A Fidelity or a State Street can't afford to hold onto stocks for five years. They have too many competitive pressures forcing them to be much more short term. You or I own our own portfolios. We can buy and hold with two constraints. One is liquidity. The other is you have got to get your spouse to agree to whatever you bought. And those are surmountable, right?

Consider the institutional ownership of these top-tier companies (as of last quarter):


Institutional Ownership



Johnson & Johnson (NYSE:JNJ)


McDonald's (NYSE:MCD)


Merck (NYSE:MRK)


Procter & Gamble (NYSE:PG)


PepsiCo (NYSE:PEP)


ExxonMobil (NYSE:XOM)


Source: Yahoo! Finance.

You get the gist, right? The little guy (that's us!) can make a mint feeding off of their castoffs and reap the rewards that come from the ability to hold on to our shares in good times and bad.

A strategy that's better than buy-and-hold
Despite being an easier sell to your spouse, and statistically a safer bet, we do concede that the whole buy-and-hold mantra is not perfect. "Buy and hold" oversimplifies the underlying philosophy: Too many people misinterpret it as "buy-and-hold-on-no-matter-what" -- the kind of thinking that leads to holding on to the losers in your portfolio for way too long. (See "Why You Should Sell" if that describes you.) That's why we have a slightly different spin on that crusty old buy-and-hold approach.

"Buy TO hold" better reflects the true intention of the founding fathers of long-term investing. When you buy to hold, you commit to sticking it out for as long as it takes your investing thesis to fully play out. Hopefully, that's at least three or five years, or longer. Anything less tends to lead to ulcers. (For those with a decade to spare and a bent toward income-producing stocks, here are 10 dividend stock ideas to consider.)

However, if something happens to upend your original thesis, bought-and-sold is the way to go.

When to switch to the bought-and-sold strategy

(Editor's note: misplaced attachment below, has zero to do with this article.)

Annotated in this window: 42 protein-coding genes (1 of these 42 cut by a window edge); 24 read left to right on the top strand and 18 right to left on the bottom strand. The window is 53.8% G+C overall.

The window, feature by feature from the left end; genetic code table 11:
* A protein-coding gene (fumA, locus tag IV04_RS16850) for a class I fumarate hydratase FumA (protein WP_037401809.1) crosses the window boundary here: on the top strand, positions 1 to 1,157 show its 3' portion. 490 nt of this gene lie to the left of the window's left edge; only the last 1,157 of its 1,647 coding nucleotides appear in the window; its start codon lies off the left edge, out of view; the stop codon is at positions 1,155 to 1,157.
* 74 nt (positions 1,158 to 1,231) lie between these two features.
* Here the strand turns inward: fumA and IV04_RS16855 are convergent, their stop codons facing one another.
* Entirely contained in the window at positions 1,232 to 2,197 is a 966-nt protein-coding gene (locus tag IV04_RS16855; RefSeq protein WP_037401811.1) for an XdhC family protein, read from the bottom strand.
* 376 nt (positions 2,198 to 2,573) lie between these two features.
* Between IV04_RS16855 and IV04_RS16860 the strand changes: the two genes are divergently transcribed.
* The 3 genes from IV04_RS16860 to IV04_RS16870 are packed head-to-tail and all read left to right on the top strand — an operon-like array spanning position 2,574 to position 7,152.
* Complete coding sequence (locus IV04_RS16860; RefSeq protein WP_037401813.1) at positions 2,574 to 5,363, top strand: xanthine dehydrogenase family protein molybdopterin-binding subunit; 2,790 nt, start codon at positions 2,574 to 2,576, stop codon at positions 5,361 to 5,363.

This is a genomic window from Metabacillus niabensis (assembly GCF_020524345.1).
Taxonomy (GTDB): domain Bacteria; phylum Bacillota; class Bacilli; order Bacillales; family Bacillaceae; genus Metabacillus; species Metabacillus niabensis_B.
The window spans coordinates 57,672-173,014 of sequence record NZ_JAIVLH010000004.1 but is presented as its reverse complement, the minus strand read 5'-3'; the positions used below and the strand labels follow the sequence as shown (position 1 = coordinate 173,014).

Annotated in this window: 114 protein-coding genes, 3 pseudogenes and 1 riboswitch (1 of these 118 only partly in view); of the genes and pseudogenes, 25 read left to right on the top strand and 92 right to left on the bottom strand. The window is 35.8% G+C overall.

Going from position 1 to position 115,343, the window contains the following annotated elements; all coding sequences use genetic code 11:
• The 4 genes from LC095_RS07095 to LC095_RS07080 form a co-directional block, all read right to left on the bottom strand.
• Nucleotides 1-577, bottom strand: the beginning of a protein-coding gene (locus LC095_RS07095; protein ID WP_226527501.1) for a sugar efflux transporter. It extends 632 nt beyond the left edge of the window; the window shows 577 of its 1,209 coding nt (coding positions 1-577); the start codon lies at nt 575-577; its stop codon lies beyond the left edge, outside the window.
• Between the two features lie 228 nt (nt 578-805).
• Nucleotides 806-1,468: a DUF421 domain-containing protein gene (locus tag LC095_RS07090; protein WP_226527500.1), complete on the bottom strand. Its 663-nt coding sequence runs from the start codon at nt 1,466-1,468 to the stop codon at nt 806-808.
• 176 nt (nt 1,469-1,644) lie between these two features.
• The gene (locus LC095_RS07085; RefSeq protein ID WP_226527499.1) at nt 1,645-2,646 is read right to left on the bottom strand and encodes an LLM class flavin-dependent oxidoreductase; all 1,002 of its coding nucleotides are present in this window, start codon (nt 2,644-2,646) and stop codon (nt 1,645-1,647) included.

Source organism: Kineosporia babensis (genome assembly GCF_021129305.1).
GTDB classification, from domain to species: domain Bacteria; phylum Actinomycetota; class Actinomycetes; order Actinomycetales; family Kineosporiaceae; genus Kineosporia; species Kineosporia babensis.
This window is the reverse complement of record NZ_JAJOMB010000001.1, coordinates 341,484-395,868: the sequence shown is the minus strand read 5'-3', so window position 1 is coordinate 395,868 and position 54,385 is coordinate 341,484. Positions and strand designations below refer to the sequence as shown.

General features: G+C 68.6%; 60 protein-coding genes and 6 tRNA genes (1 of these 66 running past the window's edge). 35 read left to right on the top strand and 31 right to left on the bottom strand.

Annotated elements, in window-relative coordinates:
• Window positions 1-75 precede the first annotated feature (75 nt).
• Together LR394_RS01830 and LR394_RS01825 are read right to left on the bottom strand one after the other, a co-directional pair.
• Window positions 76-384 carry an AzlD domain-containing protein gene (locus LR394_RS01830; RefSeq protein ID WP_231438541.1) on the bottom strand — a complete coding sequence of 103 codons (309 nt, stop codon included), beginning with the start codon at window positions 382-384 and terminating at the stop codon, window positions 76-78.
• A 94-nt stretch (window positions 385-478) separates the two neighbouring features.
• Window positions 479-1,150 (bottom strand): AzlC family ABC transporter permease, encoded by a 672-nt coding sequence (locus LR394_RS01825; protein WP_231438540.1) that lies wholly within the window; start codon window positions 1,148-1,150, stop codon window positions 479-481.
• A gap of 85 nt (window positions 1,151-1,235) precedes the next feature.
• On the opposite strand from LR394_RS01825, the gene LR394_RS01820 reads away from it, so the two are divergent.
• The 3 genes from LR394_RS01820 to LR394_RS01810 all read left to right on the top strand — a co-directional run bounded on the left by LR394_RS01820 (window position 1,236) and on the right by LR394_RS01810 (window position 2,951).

"Sell" is not a four-letter word in Fooldom. If we make a mistake in our business analysis, or if the company moves in an altogether different direction than we expected (and not a good one), we sell.

Sell criteria should not be based solely on what the market is doing at any point in time. It's all about each company in your portfolio and your long-term investment thesis. Buy-to-hold investors are concerned with game-changing events -- things that wipe out a company's competitive advantage or stress out a company's underlying financials beyond repair.

Game-changing events happen in good times and bad. Perhaps a failed drug trial halves a pharmaceutical company's share price, or a rumor about a new technology drives up a company's share price to unsustainable heights.

While your aim should be to sell as rarely as possible, ultimately, buy-to-hold simply means doing your homework, finding great businesses you want to stick with for a while, and checking in regularly to revisit your investment thesis or rebalance.

Get real answers: Got a pressing financial question? Simply type your question in the comments field below, or email us at We cannot respond to every question we get, particularly ones about specific investments (our lawyers make us say that). So to increase your chances of getting your question answered on, keep it fairly broad and relevant. And sign it with a funny name.

*WTF 2.0: We're Traumatized Forever. What did you think it stood for?

Despite some lingering commitment issues (and perhaps simply due to laziness), Dayana Yochim has held most of her investments for more than 10 years. She owns none of the companies mentioned in this article. Johnson & Johnson, Pepsico, and Procter & Gamble are Motley Fool Income Investor selections. Apple is a Motley Fool Stock Advisor recommendation. The Fool owns shares of Procter & Gamble. Try any of our Foolish newsletters today, free for 30 days. The Motley Fool has a disclosure policy.